- The Washington Times - Saturday, March 25, 2023

Former President Donald Trump placed his legal woes front and center on Saturday rallying his supporters behind a pledge of defiance amid an onslaught of investigations as he plots his course toward reelection in 2024.

Speaking at the first rally of his 2024 presidential campaign in Waco, Texas, Mr. Trump scoffed at the legal challenges being weighed by prosecutors from New York to Atlanta, warning his detractors that the cacophony of impending indictments only makes him stronger.

“The new weapon being used by out of control, unhinged Democrats to cheat on elections is criminally investigating a candidate, bad publicity and all,” he said. “But you know what? It gets so much publicity that the case actually gets adjudicated in the press and people see its bulls—-t.

“It’s the craziest thing. I get bad publicity and my poll numbers have gone through the roof,” he said drawing cheers from the crowd as they hoisted campaign signs emblazoned with the words: “Witch Hunt” in bold letters.

Saturday’s rally in Waco capped a weeklong standoff with Manhattan District Attorney Alvin Bragg who is investigating allegations that Mr. Trump paid $130,000 in hush money to adult film star Stormy Daniels ahead of the 2016 presidential election.

Mr. Trump has denied the allegations.

“I never liked horse face,” Mr. Trump said on Saturday refuting allegations that he had an affair with Ms. Daniels. “That wouldn’t be the one. There is no one. We have a great first lady.”

Last weekend Mr. Trump announced to his supporters on his social media platform Truth Social that he would be arrested within days citing leaked information that a grand jury investigating the alleged payment was nearing an indictment.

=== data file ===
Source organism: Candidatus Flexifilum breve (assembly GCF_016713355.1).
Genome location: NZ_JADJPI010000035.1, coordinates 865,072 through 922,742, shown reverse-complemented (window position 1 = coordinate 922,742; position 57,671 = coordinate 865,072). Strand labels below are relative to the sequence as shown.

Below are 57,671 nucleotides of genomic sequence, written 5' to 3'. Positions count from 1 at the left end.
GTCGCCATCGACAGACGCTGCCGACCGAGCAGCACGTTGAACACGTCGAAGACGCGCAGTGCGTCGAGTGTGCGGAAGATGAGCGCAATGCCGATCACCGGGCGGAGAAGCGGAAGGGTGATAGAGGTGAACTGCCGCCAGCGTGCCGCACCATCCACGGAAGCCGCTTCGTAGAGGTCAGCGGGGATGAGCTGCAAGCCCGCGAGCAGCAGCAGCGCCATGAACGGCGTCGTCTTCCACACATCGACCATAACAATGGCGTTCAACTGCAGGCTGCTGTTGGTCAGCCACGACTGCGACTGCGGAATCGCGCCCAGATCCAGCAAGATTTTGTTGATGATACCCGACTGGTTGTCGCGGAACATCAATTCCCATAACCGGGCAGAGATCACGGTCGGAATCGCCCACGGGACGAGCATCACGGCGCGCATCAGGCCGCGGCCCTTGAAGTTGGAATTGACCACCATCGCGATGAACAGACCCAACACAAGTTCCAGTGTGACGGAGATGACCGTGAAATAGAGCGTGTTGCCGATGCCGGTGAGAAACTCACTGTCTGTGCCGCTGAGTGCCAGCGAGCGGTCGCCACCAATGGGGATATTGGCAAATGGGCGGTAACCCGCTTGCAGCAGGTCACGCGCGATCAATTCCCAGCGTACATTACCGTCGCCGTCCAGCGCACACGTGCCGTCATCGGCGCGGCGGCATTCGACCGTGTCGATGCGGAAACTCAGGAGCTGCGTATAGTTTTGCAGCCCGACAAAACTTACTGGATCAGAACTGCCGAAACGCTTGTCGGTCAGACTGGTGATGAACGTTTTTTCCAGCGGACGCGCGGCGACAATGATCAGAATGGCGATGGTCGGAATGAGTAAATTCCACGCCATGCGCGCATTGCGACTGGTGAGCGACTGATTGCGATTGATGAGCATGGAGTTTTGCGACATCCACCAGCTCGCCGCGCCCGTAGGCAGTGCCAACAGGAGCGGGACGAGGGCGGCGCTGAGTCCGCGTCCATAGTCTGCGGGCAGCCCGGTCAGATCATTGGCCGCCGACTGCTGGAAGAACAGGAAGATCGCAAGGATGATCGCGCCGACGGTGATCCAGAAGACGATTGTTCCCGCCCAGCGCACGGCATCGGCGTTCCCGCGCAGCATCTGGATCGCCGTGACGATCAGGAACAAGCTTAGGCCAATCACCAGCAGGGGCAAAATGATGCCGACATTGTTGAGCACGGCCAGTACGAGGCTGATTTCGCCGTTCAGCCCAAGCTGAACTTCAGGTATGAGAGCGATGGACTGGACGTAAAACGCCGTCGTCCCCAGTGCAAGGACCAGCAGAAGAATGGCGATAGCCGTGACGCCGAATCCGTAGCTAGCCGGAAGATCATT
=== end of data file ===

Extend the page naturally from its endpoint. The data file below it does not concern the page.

The arrest never came, but Mr. Trump has stolen headlines with his rants against the probe and calls for his supporters to protest.

“OUR COUNTRY IS BEING DESTROYED, AS THEY TELL US TO BE PEACEFUL!,” Mr. Trump wrote on Truth Social on Thursday.

Authorities said on Friday that a threatening letter containing a powdery substance was found in the mail room at Mr. Bragg’s offices in New York. Law enforcement officials later determined that the substance was not dangerous.

The impending indictment has also sparked a feud between Republicans in Congress and the New York prosecutors as lawmakers pledge oversight of any federal funds used in what they say is a thinly veiled political hit job by Mr. Bragg.

Mr. Trump has also taken the weeklong legal drama to the bank, raising $1.5 million in the three days after predicting his arrest.

But he warned on Saturday that he faces an uphill road to the White House in 2024.

In addition to a possible indictment in New York, the former president is also facing an investigation in Georgia over his efforts to overturn the 2020 election results. He is also facing an investigation into his handling of classified documents recovered from his Mar-a-Lago estate in Florida in addition to potential investigations into his role in the Jan. 6, 2021 attack on the Capitol.

“Prosecutorial misconduct is their new tool, and they are willing to use it at levels never seen before in our country,” he said. We must stop them and we must not allow them to go through another election where they have yet another tool in their tool kit.”

“If we don’t win this next election in 2024, I truly believe our country is doomed,” he said.

• Joseph Clark can be reached at jclark@washingtontimes.com.

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